Outsourcing has been a hot-button issue for some who view it as a threat to employment prospects for lawyers during the recession, even though the discussion draft notes that most outsourced legal work goes to lawyers or support services in the United States rather than overseas.Some may view legal outsourcing to overseas attorneys as a threat to the attorneys here in the United States since firms opt to outsource legal work in lieu of hiring a full-time U.S. licensed attorney. During a down economy, it is difficult for all lawyers in the United States to obtain jobs, and outsourcing legal work overseas exacerbates this issue for attorneys here. But do people also view freelance attorneys, such as the attorneys in Montage Legal Group's network, as a threat?
While some may consider Montage Legal Group attorneys to technically fit under the category of “legal outsourcing,” the attorneys in Montage Legal Group's network actually play a role in creating employment opportunities for attorneys seeking full-time employment, as well to attorneys seeking part-time legal work. Specifically, the majority of Montage Legal Group's attorneys have voluntarily left large law firms, arguably “freeing spots” for other attorneys who desire full time work at those firms. Montage Legal Group attorneys are not seeking full-time jobs in law firms, but instead prefer to work on a part-time or project basis. While this arrangement works for Montage Legal Group attorneys, many attorneys desire full-time work with a more stable source of income. Further, Montage Legal Group's attorneys assist small and large law firms (many of which are facing the same consequences of a down economy) in meeting their clients' needs and in growing their businesses, without taking the economic risk of hiring an employee they may be unable to support. Success to Montage Legal Group's law firm clients equates to future and current full-time employment potential for other attorneys.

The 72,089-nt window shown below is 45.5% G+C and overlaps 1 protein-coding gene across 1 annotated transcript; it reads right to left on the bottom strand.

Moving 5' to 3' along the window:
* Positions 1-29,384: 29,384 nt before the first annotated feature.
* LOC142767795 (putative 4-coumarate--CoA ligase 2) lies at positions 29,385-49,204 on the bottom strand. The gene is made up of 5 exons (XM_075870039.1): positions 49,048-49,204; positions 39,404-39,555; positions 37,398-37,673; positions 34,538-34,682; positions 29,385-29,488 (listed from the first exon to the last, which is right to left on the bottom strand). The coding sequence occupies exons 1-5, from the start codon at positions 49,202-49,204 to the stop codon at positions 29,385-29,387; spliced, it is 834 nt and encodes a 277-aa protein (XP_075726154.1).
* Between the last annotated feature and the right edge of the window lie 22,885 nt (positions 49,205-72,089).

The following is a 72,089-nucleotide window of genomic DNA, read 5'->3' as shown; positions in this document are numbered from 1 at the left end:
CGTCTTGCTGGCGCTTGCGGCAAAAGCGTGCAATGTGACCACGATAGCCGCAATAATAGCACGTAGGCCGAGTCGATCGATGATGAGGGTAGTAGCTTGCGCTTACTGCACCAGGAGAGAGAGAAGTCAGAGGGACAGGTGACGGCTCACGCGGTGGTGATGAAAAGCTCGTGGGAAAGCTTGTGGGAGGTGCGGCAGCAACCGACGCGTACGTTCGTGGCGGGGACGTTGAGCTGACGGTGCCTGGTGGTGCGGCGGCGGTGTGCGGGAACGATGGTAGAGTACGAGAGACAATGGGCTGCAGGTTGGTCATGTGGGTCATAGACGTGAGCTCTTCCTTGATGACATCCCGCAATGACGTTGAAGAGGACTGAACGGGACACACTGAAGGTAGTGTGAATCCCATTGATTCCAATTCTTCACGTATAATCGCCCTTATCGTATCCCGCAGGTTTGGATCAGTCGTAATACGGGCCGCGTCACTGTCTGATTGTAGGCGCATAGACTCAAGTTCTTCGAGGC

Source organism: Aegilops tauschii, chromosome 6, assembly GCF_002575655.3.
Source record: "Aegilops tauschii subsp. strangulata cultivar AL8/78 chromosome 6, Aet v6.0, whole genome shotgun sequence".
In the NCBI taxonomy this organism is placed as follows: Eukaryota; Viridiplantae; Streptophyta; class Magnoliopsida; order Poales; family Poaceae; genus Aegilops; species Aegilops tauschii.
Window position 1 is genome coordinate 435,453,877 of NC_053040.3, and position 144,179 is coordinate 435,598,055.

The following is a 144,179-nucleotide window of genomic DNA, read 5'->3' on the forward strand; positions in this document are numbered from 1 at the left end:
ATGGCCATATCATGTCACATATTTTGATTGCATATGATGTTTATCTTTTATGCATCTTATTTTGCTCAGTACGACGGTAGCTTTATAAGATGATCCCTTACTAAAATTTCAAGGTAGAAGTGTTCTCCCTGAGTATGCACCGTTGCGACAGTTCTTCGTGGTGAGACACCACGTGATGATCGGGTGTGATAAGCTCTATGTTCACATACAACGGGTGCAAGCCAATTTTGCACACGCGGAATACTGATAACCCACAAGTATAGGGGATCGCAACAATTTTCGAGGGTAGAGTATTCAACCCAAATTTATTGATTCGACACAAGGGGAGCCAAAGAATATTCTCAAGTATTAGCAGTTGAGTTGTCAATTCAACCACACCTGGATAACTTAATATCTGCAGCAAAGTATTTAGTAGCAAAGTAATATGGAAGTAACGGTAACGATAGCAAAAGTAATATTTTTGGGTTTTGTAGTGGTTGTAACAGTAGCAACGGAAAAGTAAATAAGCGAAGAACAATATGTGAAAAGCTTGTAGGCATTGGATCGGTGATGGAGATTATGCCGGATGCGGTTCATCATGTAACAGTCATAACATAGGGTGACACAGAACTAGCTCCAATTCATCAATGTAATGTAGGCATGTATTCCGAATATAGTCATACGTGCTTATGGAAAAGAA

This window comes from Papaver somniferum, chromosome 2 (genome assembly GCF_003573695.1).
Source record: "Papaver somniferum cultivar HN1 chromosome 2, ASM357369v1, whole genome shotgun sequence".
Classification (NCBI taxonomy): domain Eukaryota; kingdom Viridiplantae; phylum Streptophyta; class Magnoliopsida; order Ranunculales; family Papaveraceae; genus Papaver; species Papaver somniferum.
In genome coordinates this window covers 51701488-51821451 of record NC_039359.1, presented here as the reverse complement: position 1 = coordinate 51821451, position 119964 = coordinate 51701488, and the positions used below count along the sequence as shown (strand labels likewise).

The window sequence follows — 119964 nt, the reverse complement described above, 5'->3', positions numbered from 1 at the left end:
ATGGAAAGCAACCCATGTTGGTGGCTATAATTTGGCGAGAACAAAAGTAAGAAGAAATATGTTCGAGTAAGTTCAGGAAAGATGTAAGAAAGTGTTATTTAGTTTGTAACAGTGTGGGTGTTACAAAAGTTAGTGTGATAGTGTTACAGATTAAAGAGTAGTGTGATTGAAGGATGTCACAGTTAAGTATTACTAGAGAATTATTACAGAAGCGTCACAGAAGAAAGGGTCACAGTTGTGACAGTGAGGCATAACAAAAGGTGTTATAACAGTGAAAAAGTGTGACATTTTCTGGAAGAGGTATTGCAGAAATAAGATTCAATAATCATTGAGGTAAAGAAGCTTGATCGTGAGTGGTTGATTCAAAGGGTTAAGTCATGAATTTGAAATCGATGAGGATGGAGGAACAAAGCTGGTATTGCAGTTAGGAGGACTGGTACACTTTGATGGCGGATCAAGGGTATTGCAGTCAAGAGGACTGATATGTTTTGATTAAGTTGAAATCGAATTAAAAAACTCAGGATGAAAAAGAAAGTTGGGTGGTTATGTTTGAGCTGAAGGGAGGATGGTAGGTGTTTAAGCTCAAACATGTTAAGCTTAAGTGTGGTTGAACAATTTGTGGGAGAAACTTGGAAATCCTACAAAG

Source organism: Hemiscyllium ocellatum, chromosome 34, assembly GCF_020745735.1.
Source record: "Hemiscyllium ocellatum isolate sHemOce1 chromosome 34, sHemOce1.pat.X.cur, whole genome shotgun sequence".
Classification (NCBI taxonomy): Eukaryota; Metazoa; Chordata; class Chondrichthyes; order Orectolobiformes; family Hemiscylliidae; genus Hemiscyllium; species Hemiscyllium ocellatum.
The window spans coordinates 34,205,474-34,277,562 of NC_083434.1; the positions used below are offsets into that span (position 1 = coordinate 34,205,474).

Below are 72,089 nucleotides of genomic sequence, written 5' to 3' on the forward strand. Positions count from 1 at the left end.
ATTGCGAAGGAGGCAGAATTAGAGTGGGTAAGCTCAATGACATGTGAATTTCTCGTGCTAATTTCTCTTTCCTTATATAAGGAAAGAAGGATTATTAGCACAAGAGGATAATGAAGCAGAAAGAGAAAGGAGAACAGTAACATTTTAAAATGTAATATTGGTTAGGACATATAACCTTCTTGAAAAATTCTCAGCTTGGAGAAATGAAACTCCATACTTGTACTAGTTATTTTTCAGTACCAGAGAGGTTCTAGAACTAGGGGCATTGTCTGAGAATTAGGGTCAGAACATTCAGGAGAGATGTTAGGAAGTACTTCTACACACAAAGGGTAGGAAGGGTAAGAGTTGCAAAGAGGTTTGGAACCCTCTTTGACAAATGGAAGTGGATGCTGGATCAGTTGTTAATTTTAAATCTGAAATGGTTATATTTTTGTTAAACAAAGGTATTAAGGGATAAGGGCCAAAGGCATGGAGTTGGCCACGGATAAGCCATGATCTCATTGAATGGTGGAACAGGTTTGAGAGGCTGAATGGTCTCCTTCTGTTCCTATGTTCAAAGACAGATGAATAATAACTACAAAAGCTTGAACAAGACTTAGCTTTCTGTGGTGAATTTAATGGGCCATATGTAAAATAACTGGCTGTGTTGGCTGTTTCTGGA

The discussion draft of the ABA Commission on Ethics 20/20 also addresses ethics issues that law firms should take into account when they outsource work to lawyers and non-lawyers in the United States or overseas. The ABA article confirms that the draft “contains no dramatic changes in the ABA Model Rules of Professional Conduct to account for the growing use of outsourcing by U.S. firms” but also states that the draft “does set forth comments to three model rules recognizing that lawyers may outsource work as long as they take reasonable steps to assure that the work is performed in accordance with ethics standards for U.S. lawyers.”
In Formal Ethics Opinion 08-451 (issued Aug. 5, 2008), the Standing Committee on Ethics and Professional Responsibility concluded that “There is nothing unethical about a lawyer outsourcing legal and nonlegal services, provided the outsourcing lawyer renders legal services to the client with the ‘legal skill, thoroughness and preparation reasonably necessary for the representation’ ” under Rule 1.1 of the Model Rules. “The challenge for an outsourcing lawyer is, therefore, to ensure that tasks are delegated to individuals who are competent to perform them,” states the opinion, “and then to oversee the execution of the project adequately and appropriately.”
Check back to our blog for an in-depth analysis of the ethical rules pertaining to both firms and contract/freelance attorneys.